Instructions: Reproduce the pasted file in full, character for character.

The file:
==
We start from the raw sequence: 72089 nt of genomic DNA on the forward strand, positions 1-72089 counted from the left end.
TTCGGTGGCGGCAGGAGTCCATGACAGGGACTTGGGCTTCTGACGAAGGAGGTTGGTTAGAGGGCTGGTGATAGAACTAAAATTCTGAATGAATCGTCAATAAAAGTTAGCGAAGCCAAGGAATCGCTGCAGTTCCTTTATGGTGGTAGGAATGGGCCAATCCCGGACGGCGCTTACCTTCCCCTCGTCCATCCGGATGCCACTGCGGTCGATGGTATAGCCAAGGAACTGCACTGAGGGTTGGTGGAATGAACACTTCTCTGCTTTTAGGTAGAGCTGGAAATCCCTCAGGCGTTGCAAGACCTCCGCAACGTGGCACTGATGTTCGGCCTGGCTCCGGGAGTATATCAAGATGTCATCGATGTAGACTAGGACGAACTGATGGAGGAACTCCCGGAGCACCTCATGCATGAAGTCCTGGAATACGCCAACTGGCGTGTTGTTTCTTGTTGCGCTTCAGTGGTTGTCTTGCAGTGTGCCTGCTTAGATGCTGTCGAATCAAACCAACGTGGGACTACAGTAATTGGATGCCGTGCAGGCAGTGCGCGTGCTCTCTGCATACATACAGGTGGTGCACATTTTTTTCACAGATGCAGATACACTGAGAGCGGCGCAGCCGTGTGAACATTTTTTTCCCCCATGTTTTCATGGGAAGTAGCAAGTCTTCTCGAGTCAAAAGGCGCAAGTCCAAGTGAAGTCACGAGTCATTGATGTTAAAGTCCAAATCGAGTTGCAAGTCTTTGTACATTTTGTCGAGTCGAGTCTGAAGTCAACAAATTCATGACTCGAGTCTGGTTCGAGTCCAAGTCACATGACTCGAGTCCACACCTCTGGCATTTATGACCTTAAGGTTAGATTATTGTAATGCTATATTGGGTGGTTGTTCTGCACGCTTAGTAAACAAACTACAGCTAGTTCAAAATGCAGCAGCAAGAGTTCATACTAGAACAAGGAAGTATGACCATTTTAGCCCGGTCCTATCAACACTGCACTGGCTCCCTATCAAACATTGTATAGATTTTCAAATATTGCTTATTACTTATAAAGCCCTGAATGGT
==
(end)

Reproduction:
We start from the raw sequence: 72089 nt of genomic DNA on the forward strand, positions 1-72089 counted from the left end.
TTCGGTGGCGGCAGGAGTCCATGACAGGGACTTGGGCTTCTGACGAAGGAGGTTGGTTAGAGGGCTGGTGATAGAACTAAAATTCTGAATGAATCGTCAATAAAAGTTAGCGAAGCCAAGGAATCGCTGCAGTTCCTTTATGGTGGTAGGAATGGGCCAATCCCGGACGGCGCTTACCTTCCCCTCGTCCATCCGGATGCCACTGCGGTCGATGGTATAGCCAAGGAACTGCACTGAGGGTTGGTGGAATGAACACTTCTCTGCTTTTAGGTAGAGCTGGAAATCCCTCAGGCGTTGCAAGACCTCCGCAACGTGGCACTGATGTTCGGCCTGGCTCCGGGAGTATATCAAGATGTCATCGATGTAGACTAGGACGAACTGATGGAGGAACTCCCGGAGCACCTCATGCATGAAGTCCTGGAATACGCCAACTGGCGTGTTGTTTCTTGTTGCGCTTCAGTGGTTGTCTTGCAGTGTGCCTGCTTAGATGCTGTCGAATCAAACCAACGTGGGACTACAGTAATTGGATGCCGTGCAGGCAGTGCGCGTGCTCTCTGCATACATACAGGTGGTGCACATTTTTTTCACAGATGCAGATACACTGAGAGCGGCGCAGCCGTGTGAACATTTTTTTCCCCCATGTTTTCATGGGAAGTAGCAAGTCTTCTCGAGTCAAAAGGCGCAAGTCCAAGTGAAGTCACGAGTCATTGATGTTAAAGTCCAAATCGAGTTGCAAGTCTTTGTACATTTTGTCGAGTCGAGTCTGAAGTCAACAAATTCATGACTCGAGTCTGGTTCGAGTCCAAGTCACATGACTCGAGTCCACACCTCTGGCATTTATGACCTTAAGGTTAGATTATTGTAATGCTATATTGGGTGGTTGTTCTGCACGCTTAGTAAACAAACTACAGCTAGTTCAAAATGCAGCAGCAAGAGTTCATACTAGAACAAGGAAGTATGACCATTTTAGCCCGGTCCTATCAACACTGCACTGGCTCCCTATCAAACATTGTATAGATTTTCAAATATTGCTTATTACTTATAAAGCCCTGAATGGT